How To Get Out Of Character

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How-to-get-out-of-character-by-Ava-Cadell-200313417-001-web

Halloween is great for donning an alternative you. You may want to express your individuality with an ornate costume, or join a group all dressed up as a team, but by changing your outward appearance, you’re given permission to act differently on the inside and see how it feels to think and speak as someone else. For example, a shy person wearing a monster costume can make a big, splashy entrance to a party that they would normally never consider, or a blustery personality pretending to be a mime can learn the subtleties of body language while ‘trapped’ in a soundless role.

It can be incredibly empowering to step out of character, open up to an altar ego and take your partner on a journey with someone new; almost like cheating! Consenting to play a role becomes an erotic act that allows you and your partner to explore what excites you, without fear of rejection, ridicule or recrimination. Even the simple act of wearing a mask can transform your perception of yourself and allow a naughtiness to emerge that might be inhibited otherwise.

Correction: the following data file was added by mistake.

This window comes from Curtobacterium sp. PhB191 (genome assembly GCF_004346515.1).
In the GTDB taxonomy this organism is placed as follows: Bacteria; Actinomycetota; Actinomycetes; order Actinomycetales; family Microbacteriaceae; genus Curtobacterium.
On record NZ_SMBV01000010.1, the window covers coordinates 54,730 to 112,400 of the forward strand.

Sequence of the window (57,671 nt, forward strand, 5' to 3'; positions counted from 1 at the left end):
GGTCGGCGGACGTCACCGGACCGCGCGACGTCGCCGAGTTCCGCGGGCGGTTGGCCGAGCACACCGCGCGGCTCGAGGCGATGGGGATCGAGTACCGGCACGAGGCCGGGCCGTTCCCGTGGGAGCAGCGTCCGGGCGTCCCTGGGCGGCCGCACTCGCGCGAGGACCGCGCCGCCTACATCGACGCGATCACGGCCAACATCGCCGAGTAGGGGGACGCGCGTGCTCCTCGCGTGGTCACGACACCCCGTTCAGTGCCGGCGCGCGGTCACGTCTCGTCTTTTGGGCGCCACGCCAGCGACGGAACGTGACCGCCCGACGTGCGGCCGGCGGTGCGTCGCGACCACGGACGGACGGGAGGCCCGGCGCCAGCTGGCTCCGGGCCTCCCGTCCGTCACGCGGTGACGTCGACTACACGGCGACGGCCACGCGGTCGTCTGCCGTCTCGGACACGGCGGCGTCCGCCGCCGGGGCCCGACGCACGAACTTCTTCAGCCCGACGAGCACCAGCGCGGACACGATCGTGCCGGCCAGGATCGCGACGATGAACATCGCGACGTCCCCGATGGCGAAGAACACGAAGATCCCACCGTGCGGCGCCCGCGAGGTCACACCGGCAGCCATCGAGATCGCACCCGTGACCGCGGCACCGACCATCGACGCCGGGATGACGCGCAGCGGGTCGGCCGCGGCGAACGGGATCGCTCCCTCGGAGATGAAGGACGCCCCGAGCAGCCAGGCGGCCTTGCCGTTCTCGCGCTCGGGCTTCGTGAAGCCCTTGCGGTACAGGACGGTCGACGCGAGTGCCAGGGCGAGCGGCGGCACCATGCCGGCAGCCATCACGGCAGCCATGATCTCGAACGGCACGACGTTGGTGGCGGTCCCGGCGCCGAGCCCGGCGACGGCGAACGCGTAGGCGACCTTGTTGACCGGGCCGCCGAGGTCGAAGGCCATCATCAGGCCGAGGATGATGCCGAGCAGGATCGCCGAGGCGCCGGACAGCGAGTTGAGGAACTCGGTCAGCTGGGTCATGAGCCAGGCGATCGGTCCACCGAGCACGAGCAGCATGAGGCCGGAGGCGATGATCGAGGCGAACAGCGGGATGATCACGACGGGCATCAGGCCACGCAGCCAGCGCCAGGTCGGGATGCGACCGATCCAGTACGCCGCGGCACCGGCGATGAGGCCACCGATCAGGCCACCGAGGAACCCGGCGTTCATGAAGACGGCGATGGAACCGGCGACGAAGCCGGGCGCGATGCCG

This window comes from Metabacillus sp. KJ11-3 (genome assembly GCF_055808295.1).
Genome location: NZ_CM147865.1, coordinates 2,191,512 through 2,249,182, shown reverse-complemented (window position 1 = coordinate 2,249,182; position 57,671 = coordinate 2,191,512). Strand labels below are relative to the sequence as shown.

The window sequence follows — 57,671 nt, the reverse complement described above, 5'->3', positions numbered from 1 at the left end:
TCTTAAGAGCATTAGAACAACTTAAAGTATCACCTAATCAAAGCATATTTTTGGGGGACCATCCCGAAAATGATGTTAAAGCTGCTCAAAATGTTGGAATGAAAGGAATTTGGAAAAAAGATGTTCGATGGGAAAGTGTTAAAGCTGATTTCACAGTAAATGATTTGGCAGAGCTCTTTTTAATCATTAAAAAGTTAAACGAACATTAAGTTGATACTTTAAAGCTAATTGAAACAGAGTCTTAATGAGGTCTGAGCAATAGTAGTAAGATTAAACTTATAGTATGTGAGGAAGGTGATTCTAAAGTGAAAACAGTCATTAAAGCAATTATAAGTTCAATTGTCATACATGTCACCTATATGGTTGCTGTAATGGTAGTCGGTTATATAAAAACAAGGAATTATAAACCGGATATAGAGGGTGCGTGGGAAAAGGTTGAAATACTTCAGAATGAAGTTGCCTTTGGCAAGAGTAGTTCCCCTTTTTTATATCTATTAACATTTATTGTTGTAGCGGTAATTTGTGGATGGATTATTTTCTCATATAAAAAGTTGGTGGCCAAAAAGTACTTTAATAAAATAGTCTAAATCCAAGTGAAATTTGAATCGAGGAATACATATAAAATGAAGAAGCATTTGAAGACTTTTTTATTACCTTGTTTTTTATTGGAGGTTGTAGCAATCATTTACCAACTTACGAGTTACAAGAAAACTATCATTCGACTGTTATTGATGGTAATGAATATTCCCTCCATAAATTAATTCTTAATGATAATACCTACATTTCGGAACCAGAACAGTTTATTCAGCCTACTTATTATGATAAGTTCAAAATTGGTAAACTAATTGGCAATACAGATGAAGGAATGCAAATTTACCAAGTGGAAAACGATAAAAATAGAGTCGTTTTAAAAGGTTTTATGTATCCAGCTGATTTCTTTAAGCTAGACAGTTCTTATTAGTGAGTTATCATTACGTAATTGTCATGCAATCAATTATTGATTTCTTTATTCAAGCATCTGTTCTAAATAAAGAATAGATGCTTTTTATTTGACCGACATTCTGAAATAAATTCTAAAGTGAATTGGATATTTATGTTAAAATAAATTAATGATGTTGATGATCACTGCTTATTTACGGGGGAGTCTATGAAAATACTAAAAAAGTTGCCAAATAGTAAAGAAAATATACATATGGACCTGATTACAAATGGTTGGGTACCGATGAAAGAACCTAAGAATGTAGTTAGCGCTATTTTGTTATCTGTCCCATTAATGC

At one time or another, we all want to break out of character and pretend we’re someone else for a while. Whether it’s sensual role-playing with costumes and props, or a camping adventure that you wouldn’t ordinarily partake in, there’s tremendous value in getting outside of your comfort zone and trying on new ideas, choices or even lifestyles.

With Breast Cancer Awareness Month beginning this week, I’ve also been wondering about the idea of accessing another mindset in order to heal. For example, the pain and suffering of chemo or radiation treatments for breast cancer can feel too much to bear, so how can ‘getting out of character’ help the healing process?

Common complaints after surgery include fatigue, lack of libido, and fear of the changes one’s body has endured. Healing patients might find themselves asking, Will intimacy be different now? When will I feel sexy again? Can my body handle the energy output of sexual activity?

One important way to answer these questions is to start slowly by giving yourself the mental and physical space in which to explore the answers. You might be a person who rarely stops to ‘smell the roses’ and you feel frustrated by your lack of energy. But perhaps it’s time to play the role of your own lover, give yourself the gift of a nice long bubble bath and indulge your body in self-touching. It might feel out of character, but it might also bring you back to a place where sex seems do-able again.

So whether you’re looking for a wild fantasy, or just a way to find your old self again, consider ‘getting out of character’ this October to jump-start your imagination.